To The Big Uneasy

brick-wall
You’ve probably been here before.

In fact, there’s a really good chance you’re here right now.

Feeling uneasy.

With that queasy little flutter in your stomach

With that voice in your head questioning if what you are doing is worth all the extra time and effort and pain.

Wondering if you’ll ever break through.

Because it is so, so difficult.

It’s so hard to put yourself out there every day.

Hard to be alone

Hard to be different.

To be unique.

To share your art.

To change the way it’s always been done.

But there’s a reason it’s uneasy. There’s a reason it’s so, so hard to do.

Uneasy is just another word for pending greatness

If it wasn’t hard, just anybody could do it.

It’s the hard that makes what you’re doing great.

And it’s the hard, and the feeling of uneasiness that comes with it, that will make you great.

So, what now?

How about a few things  you might want to think about when your face presses up against a hard, immovable, rough and scratchy, hurtful, big uneasy

1. Don’t wait – invigorate

The opposite of quitting isn’t waiting around.

The opposite of quitting is rededication.

Come up with a new strategy designed to break the problem apart.

But not just any workable strategy. You need a strategy that will invigorate you. One that defines the problem in a way that get’s you excited again.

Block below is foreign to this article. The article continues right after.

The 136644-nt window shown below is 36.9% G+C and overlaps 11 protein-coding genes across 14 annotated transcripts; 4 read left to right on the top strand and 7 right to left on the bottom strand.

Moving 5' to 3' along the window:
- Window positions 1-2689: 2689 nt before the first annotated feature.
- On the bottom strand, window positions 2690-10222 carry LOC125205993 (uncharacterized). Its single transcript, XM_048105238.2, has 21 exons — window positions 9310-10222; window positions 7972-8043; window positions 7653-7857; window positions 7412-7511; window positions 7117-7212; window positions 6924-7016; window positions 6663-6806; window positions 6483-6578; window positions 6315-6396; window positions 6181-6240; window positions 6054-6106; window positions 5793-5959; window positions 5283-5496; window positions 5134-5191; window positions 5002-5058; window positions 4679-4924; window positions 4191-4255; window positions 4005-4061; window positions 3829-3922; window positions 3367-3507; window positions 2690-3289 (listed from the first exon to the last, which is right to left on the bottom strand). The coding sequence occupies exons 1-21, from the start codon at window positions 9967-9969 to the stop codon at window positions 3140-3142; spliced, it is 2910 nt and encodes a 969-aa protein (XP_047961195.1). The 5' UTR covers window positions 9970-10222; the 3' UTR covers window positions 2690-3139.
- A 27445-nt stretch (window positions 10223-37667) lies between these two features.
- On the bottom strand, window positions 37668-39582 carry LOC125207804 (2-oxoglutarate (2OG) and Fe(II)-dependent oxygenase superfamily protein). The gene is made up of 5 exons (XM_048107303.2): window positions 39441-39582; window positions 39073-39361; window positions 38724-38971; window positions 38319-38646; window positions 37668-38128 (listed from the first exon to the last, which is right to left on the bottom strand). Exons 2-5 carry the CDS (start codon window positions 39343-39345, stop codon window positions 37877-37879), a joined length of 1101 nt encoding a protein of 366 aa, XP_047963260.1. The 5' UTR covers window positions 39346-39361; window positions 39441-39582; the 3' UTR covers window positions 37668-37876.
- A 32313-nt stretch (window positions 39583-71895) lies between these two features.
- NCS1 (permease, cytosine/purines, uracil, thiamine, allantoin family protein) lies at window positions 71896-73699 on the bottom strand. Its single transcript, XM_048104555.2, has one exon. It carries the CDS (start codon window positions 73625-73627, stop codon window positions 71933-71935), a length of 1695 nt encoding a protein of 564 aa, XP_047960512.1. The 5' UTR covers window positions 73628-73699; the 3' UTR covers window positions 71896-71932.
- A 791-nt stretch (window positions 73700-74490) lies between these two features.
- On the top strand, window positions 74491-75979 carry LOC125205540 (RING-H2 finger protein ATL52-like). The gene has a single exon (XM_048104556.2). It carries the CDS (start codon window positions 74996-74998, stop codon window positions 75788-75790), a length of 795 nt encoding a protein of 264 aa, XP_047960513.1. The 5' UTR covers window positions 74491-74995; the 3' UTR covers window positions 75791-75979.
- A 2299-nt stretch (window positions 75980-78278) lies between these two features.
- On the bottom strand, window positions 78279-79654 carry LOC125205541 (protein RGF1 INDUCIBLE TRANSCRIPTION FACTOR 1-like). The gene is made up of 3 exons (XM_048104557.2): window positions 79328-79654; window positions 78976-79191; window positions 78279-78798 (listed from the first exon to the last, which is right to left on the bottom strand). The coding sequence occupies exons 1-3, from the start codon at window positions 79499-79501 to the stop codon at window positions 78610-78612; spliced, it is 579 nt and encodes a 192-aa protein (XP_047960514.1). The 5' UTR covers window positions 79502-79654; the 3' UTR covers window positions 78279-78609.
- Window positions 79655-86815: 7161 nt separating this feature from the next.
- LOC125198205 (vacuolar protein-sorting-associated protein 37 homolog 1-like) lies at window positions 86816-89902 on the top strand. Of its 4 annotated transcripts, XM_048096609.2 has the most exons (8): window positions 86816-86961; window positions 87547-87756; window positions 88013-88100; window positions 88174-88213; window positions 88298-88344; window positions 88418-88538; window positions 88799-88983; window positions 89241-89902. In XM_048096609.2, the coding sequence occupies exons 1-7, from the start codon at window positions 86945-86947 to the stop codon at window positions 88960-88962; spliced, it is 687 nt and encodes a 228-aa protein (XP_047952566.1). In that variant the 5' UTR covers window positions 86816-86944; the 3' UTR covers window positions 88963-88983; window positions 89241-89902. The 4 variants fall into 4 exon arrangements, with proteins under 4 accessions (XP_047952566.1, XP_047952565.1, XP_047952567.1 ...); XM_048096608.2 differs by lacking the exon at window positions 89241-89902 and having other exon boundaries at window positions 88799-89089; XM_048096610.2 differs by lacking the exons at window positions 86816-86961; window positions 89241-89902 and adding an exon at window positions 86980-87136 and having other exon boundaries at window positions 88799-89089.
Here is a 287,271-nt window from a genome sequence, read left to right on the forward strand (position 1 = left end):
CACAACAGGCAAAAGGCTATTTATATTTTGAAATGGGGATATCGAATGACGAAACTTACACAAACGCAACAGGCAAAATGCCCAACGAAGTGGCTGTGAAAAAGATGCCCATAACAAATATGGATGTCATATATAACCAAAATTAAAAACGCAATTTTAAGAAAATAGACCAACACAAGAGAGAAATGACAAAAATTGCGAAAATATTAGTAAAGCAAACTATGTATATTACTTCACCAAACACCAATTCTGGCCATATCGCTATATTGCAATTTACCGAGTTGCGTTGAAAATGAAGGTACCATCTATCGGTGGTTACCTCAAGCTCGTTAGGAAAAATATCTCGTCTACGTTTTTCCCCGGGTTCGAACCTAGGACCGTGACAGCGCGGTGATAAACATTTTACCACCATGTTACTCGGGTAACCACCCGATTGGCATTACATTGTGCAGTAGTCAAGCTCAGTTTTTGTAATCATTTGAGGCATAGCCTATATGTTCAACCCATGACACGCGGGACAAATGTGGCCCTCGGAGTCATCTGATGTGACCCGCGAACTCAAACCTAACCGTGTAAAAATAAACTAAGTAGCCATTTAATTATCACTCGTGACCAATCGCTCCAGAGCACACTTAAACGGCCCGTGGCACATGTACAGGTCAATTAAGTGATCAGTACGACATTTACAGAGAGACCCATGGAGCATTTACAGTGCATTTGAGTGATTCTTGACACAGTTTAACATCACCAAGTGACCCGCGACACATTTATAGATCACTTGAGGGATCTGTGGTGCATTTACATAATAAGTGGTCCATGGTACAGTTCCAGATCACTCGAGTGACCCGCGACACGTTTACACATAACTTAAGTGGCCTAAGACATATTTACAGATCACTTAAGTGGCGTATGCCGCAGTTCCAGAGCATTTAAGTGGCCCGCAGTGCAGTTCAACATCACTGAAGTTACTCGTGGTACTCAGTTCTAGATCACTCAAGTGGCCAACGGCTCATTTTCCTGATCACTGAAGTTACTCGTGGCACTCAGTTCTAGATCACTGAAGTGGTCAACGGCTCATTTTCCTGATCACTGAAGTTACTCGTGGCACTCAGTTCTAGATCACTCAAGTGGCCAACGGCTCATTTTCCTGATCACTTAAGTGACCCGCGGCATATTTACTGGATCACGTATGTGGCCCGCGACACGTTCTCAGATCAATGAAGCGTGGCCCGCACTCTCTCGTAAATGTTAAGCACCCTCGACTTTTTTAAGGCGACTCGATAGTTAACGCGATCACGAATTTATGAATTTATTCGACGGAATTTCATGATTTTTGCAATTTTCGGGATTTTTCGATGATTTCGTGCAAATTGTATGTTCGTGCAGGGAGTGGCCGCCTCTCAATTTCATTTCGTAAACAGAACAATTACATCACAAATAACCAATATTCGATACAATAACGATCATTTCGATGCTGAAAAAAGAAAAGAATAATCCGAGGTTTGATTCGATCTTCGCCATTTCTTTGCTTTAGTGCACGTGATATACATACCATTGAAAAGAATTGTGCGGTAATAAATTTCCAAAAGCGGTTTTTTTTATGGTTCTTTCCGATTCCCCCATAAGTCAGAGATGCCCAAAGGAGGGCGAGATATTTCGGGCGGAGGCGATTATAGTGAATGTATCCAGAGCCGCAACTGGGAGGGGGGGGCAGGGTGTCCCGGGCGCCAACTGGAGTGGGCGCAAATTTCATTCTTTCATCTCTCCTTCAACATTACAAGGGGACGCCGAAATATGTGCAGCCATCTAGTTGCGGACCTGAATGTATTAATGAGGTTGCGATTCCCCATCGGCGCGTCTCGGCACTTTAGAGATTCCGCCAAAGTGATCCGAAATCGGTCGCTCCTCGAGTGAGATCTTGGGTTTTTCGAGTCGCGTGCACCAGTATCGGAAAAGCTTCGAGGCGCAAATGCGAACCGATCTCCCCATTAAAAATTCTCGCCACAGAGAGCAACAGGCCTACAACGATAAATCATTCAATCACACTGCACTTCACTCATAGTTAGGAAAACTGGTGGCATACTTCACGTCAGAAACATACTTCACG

2. Send a signal

Your tribe wants to see you persist.

In fact, there is a process to persistence. And your tribe wants to see you go through each stage.

They want a signal from you that you are:

    • Committed to their cause
    • Serious about your purpose
    • Powerful enough to make a difference
    • Accepted by other members of the tribe
    • Safe enough to follow

3. Use the power of “nothing to lose”

When the pain gets so bad that you’re ready to quite, you’re finally ready to be someone with nothing to lose.

And someone with nothing to lose has a lot of power.

You’ve finally given yourself permission. Permission to go for broke. To challenge authority. Attempt the un-attempted option.

4. See the other side of the wall

When people quit, they are often focused only on the short-term benefit.

As the old story goes, a man complains to his doctor, “It hurts when I do this.”  “Then stop doing that,” the doctor, in his infinite wisdom, replies.

Short-term pain has more impact on most people than long-term benefits do.

That’s why it’s important to concentrate on the long-term benefits of not quitting.

You need to remind yourself of life on the other side of the problem.

5. Lean

Lean into the problem.

Lean so far you might just lean right through it.

6. Above all

Be brave

For the future, as always, belongs to the brave.

But that’s just my opinion. What’s yours?

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